photo by Javier Díaz for Correo de Andalucía: Genaro Quintanilla, Miguel Rodríguez and David Lara during one of the first broadcastings of Onda Cerebral in 2008

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Within Sevilla 1, one of the two prisons of the city, lies a penitentiary psychiatric hospital housing 180 mentally ill inmates. This is the story of the patients’ struggle with disease in daily life and the staff members who try to help them along the way. Onda Cerebral, or Brain Wave radio station, provides a place for inmates to express themselves.

“They say that every day is a second chance, if you want it, yeah? If someone wants a second chance, do they deserve it? Does everyone get a second chance?”

This is one of the many questions posed by the inmates who run the morning program of Onda Cerebral, or Brain Wave, the radio station broadcast out of the psychiatric hospital of Sevilla 1, a prison in Seville. The radio’s morning program—which consists of debates, poetry readings, rock shows and interviews, among other things—is being broadcast in real time to the rest of the penitentiary hospital. Two other American students and I are being interviewed and using our best, imperfect Spanish as we try to satisfy the inmates’ curiosity about our foreign-seeming lives. Finally, we’re down to the last 10 minutes of the hour-long show.

Julián Vicente, an enthusiastic psychologist and educator who has worked at the prison for 20 years, grabs a microphone and addresses our listeners: “If anyone listening to the program would like to come down and participate or ask one of our American visitors a question, now’s your chance!”

A few minutes later, a dark-haired man in his early thirties named Paco González comes bounding into the room, wide-eyed and short of breath. “I have a question for the psychologist, Claire.” That’s me; mentioning my psychology major on air seems to have effectively made me a psychologist. He takes a seat right next to me, and moves in just inches from my face as he hastily asks his question about segundas oportunidades—second chances. Paco, a native of Los Boliches, a small town in the province of Málaga, and a former waiter and tourist guide in England, has already lived at the hospital for a year and a half. Next week he’ll leave in order to continue treatment in an open psychiatric community in Torremolinos, closer to his hometown.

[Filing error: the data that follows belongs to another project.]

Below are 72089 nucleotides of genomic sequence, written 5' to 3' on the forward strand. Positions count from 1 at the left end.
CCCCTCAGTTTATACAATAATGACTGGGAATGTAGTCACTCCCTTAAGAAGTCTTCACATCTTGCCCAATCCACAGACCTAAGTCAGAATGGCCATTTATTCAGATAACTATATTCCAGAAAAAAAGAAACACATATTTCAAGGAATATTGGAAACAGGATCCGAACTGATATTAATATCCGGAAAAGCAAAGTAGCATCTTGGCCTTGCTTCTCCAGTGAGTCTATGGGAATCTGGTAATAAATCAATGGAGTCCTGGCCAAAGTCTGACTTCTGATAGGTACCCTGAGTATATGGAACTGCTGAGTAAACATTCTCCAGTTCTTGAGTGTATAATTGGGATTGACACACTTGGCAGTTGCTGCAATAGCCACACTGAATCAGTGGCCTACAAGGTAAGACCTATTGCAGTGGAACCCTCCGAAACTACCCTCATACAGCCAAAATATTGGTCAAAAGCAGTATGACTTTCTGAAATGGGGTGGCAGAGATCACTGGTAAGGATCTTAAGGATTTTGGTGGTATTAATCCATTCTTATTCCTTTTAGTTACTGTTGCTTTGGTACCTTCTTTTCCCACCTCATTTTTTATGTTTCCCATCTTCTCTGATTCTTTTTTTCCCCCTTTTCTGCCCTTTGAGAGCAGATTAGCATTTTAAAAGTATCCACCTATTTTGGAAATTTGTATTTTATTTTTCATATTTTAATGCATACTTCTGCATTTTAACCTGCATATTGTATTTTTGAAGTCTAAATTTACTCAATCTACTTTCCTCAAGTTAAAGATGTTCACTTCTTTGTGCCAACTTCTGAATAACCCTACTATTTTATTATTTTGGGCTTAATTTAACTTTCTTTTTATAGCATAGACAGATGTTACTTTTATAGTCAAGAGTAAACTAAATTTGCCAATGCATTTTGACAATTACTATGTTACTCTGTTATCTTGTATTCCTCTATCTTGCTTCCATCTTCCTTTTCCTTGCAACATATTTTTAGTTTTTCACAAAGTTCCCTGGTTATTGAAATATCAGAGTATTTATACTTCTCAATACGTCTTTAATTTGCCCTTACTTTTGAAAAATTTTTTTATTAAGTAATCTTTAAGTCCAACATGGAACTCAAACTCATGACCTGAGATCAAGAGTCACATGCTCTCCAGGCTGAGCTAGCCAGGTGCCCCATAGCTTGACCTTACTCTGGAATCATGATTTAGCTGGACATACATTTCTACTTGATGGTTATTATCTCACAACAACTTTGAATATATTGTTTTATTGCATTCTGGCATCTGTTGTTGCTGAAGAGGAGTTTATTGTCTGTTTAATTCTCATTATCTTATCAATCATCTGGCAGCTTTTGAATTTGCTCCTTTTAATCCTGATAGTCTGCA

Paco used to live alone until his paranoid schizophrenia led to him threatening neighbors and strangers. A judge decided that he should be treated at the penitentiary hospital in Seville. Curiously, he has a speech disorder that affects his Spanish but not his English, which he speaks fluently and smoothly. As I contemplate his question it becomes clear that there is no more pressing matter right now, not only for Paco but also for his fellow 180 patients, than that I provide an answer to his question.

Onda Cerebral began at the prison four years ago and functions with very little funding; it operates as a “pirate” station with a broadcasting range of just 3 kilometers outside of the prison. As Julián explains, although the nature of the radio project is to facilitate the communication of the patients with the outside world, there also remains the priority of protecting past victims from hearing the voices of their offenders.

Like most prisons, Sevilla 1, or Sevilla Uno, is located on the outskirts of the city and actually falls within the boundaries of another municipality, Mairena del Alcor. To get there, one must drive almost 15 kilometers past abandoned buildings, tiny shacks, donkeys grazing in weed-filled fields, broken-down cars and a Heineken factory. Given the prison’s isolated location and the radio program’s small broadcasting range, Onda Cerebral doesn’t reach many ears except those of the prisoners themselves.

However, every Monday from 11 a.m. to 12 p.m., three to four of the regular collaborators participate in a program on Radiópolis (98.4 FM), a local radio station that broadcasts to all of Seville. There, the inmates get their chance to be heard, freely discussing different topics and conducting interviews. To protect their identities, the inmates do not provide their last names.